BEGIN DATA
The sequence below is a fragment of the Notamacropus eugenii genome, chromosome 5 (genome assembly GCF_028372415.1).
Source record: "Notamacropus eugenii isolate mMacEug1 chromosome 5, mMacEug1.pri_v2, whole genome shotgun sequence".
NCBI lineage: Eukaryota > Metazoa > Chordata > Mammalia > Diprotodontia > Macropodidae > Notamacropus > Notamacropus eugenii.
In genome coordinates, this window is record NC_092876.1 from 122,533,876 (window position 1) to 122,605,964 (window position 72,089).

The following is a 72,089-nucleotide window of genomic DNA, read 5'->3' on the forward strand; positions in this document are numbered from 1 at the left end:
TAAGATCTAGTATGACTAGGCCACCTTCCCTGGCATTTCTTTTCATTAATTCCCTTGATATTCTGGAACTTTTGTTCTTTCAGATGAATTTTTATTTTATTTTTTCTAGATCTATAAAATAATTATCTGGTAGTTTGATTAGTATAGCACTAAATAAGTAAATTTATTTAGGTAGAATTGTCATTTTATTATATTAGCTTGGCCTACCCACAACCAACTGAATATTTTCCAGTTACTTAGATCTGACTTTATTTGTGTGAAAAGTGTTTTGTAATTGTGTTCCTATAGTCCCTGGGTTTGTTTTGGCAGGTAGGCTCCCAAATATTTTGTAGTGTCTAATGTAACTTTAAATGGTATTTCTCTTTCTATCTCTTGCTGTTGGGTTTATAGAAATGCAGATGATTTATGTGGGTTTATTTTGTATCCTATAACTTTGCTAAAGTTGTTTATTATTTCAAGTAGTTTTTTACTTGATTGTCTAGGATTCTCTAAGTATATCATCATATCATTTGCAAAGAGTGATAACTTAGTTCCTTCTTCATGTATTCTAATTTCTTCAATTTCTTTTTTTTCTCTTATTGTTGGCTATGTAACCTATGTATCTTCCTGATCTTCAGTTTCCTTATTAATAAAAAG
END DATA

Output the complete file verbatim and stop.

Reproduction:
The sequence below is a fragment of the Notamacropus eugenii genome, chromosome 5 (genome assembly GCF_028372415.1).
Source record: "Notamacropus eugenii isolate mMacEug1 chromosome 5, mMacEug1.pri_v2, whole genome shotgun sequence".
NCBI lineage: Eukaryota > Metazoa > Chordata > Mammalia > Diprotodontia > Macropodidae > Notamacropus > Notamacropus eugenii.
In genome coordinates, this window is record NC_092876.1 from 122,533,876 (window position 1) to 122,605,964 (window position 72,089).

The following is a 72,089-nucleotide window of genomic DNA, read 5'->3' on the forward strand; positions in this document are numbered from 1 at the left end:
TAAGATCTAGTATGACTAGGCCACCTTCCCTGGCATTTCTTTTCATTAATTCCCTTGATATTCTGGAACTTTTGTTCTTTCAGATGAATTTTTATTTTATTTTTTCTAGATCTATAAAATAATTATCTGGTAGTTTGATTAGTATAGCACTAAATAAGTAAATTTATTTAGGTAGAATTGTCATTTTATTATATTAGCTTGGCCTACCCACAACCAACTGAATATTTTCCAGTTACTTAGATCTGACTTTATTTGTGTGAAAAGTGTTTTGTAATTGTGTTCCTATAGTCCCTGGGTTTGTTTTGGCAGGTAGGCTCCCAAATATTTTGTAGTGTCTAATGTAACTTTAAATGGTATTTCTCTTTCTATCTCTTGCTGTTGGGTTTATAGAAATGCAGATGATTTATGTGGGTTTATTTTGTATCCTATAACTTTGCTAAAGTTGTTTATTATTTCAAGTAGTTTTTTACTTGATTGTCTAGGATTCTCTAAGTATATCATCATATCATTTGCAAAGAGTGATAACTTAGTTCCTTCTTCATGTATTCTAATTTCTTCAATTTCTTTTTTTTCTCTTATTGTTGGCTATGTAACCTATGTATCTTCCTGATCTTCAGTTTCCTTATTAATAAAAAG